We have plenty of good alcohol-free beers, both from Irish craft brewers and from the bigger brands, and some interesting alcohol-free “spirits” too. Until now, however, most alcohol-free wines have been less impressive. Many contain large amounts of sugar and other additives. Most taste very confected. This could all change with the arrival of Hollow Leg.
Hollow Leg is the brainchild of Ronan Farrell and Richie Byrne of the drinks business WineLab, the restaurateur Jamie O’Toole and the Spanish winemaker Pablo Martinez. WineLab are among the most innovative people in the Irish drinks trade, distributing wine and cocktails on tap, canned wines and spritzers, bag-in-box, and CBD drinks.
The trick is not to try to re-create the exact character of wine. There are things you just can’t have without the alcohol, but you can have something that is refreshing and enjoyable
Farrell came across Martinez a few years ago. “He’d been working for a year on alcohol-free wines,” Farrell says. “We talked, and he came to me with rough cuts. I tasted them and thought they were amazing. For a commercial palate they needed a little polishing. He came from winemakers’ perspective, and we knew what consumers wanted.
“The trick is not to try to re-create the exact character of wine – the same aroma, weight and fruit. The goal was to have something gastronomic, but don’t think it’s going to taste like wine. There are things you just can’t have without the alcohol, but you can have something that is refreshing and enjoyable.”
They may not taste like wine, but Hollow Leg’s four wines – one white, one red and two sparkling – do taste very good. They have fresh genuine fruit flavours and finish dry. I enjoyed my samples solo, and they went really well with food too. They keep well once opened because of the grape extract and lees.
“The most difficult was the red wine, so it’s the one I’m most proud of. It was very challenging to get what people expect from a red wine – the heat of the alcohol and the weight. We constructed it with a little oak and extract; duck or lamb is what I think of whenever I taste it.” All four wines are made using Spanish grapes, sourced from Rías Baixas and Rioja. The list of ingredients is short: dealcoholised Cabernet, grape extract, and sulphur, a preservative. A 150ml glass contains six calories.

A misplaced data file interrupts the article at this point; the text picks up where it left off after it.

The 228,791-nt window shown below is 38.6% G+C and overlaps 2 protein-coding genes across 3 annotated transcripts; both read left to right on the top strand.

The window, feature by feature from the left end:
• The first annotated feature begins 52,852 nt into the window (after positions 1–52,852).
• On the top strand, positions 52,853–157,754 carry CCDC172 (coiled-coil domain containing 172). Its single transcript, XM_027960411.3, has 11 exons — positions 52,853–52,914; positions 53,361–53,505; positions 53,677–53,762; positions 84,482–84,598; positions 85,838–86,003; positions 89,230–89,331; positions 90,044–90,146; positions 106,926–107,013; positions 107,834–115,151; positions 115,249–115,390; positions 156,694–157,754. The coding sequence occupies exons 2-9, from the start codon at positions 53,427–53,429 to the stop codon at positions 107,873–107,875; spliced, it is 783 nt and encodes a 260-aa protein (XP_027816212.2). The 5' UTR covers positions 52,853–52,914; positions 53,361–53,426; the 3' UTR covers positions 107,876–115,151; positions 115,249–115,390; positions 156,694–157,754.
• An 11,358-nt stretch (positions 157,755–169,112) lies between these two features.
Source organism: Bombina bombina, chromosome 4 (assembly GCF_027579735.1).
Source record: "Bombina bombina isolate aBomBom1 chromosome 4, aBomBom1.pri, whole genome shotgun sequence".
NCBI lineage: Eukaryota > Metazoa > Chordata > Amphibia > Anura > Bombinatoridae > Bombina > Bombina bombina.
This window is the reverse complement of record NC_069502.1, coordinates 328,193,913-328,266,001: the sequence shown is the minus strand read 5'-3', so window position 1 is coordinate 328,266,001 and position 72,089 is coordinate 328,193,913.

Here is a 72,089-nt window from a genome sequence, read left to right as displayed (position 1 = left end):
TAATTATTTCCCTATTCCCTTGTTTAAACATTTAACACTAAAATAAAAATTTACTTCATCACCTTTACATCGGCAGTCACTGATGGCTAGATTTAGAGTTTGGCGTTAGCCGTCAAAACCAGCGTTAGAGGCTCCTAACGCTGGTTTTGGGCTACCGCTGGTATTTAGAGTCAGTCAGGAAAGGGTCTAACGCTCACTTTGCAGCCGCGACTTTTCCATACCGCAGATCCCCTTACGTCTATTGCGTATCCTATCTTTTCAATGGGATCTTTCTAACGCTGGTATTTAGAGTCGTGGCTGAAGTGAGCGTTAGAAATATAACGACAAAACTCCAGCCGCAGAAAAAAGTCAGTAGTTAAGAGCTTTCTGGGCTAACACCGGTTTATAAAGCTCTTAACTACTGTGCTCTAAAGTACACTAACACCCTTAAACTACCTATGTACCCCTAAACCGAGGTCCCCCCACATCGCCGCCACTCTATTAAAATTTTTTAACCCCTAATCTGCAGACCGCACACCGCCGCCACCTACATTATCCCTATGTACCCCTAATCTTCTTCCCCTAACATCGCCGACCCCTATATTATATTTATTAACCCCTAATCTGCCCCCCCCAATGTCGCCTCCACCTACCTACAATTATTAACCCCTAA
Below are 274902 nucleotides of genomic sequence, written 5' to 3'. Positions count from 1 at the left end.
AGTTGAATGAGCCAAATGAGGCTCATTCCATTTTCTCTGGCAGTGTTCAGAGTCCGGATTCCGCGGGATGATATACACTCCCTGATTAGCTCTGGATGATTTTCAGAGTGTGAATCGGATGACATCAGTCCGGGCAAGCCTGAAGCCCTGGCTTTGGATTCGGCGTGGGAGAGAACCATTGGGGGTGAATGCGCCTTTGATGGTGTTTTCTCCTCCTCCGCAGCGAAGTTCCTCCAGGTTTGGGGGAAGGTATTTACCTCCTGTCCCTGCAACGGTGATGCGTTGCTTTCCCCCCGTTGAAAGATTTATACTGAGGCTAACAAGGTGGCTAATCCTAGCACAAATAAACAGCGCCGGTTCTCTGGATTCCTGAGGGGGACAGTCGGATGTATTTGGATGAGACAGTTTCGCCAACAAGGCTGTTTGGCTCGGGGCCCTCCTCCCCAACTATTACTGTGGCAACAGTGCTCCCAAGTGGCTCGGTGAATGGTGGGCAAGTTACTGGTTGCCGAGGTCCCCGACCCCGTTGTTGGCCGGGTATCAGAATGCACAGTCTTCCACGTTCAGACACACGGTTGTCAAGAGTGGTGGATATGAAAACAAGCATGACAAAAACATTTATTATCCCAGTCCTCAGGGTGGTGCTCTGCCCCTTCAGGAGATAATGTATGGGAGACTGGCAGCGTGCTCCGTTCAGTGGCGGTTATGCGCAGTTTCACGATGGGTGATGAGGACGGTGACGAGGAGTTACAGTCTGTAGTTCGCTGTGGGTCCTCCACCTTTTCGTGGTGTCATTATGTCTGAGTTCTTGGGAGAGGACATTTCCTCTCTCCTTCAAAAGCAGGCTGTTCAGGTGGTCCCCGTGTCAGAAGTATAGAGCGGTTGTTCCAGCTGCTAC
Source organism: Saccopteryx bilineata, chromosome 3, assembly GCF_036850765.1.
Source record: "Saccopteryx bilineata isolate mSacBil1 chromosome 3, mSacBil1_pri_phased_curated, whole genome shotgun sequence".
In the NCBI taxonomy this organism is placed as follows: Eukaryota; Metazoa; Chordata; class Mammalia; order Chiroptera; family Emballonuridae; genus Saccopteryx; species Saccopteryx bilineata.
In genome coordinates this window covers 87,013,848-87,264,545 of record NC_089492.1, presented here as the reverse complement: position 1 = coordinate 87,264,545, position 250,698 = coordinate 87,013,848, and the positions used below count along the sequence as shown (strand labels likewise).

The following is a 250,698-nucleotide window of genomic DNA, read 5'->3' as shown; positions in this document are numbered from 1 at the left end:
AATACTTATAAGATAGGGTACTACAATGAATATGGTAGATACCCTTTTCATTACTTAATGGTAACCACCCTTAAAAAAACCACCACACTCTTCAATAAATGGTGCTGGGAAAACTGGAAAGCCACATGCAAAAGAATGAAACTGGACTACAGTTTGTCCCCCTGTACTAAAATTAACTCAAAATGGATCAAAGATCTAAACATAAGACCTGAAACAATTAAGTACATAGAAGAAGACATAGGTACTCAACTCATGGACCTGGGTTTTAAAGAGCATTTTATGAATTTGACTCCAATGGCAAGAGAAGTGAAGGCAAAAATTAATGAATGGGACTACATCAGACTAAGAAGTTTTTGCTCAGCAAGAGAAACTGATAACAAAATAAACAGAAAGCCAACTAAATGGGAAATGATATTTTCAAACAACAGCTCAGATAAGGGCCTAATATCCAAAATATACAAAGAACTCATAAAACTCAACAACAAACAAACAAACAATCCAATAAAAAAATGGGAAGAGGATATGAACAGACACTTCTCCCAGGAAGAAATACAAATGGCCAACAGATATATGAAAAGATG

“Reaction has been really, really strong. I am convinced that it will work. We have tasted everything on the market, and there is a lot of drivel. [The] beer [segment] is so strong, spirits is so strong, and we have an opportunity to take a bit of the market.” He feels the natural market will be alternators – younger people who want to drink less and will change from alcoholic to alcohol-free and back again, depending on the time and place.
Hollow Leg Alcohol Free Albariño
From Galicia, this has a slight spritz, fresh apple fruits, refreshing but not searing acidity, and a pleasant dry finish. Drink solo or with fish or chicken dishes.
Hollow Leg Alcohol Free Cabernet
Fresh raspberry and strawberry fruits, with a touch of spice, and a good tannic finish. As Farrell suggests, this would be good with lamb and duck. Or try it with vegetarian mushroom dishes.
Hollow Leg’s Albariño and Cabernet cost €12 each; its sparkling wines cost €15. You can buy directly from drinkhollowleg.com or from Deveneys, Neighbourhood, Pete’s Provisions, The Vintry, Blackrock Cellar, Jus De Vine, 64 Wine, Grapevine, Redmonds, Higgins, Swans on the Green, Lennox Street Grocer and Clontarf Wines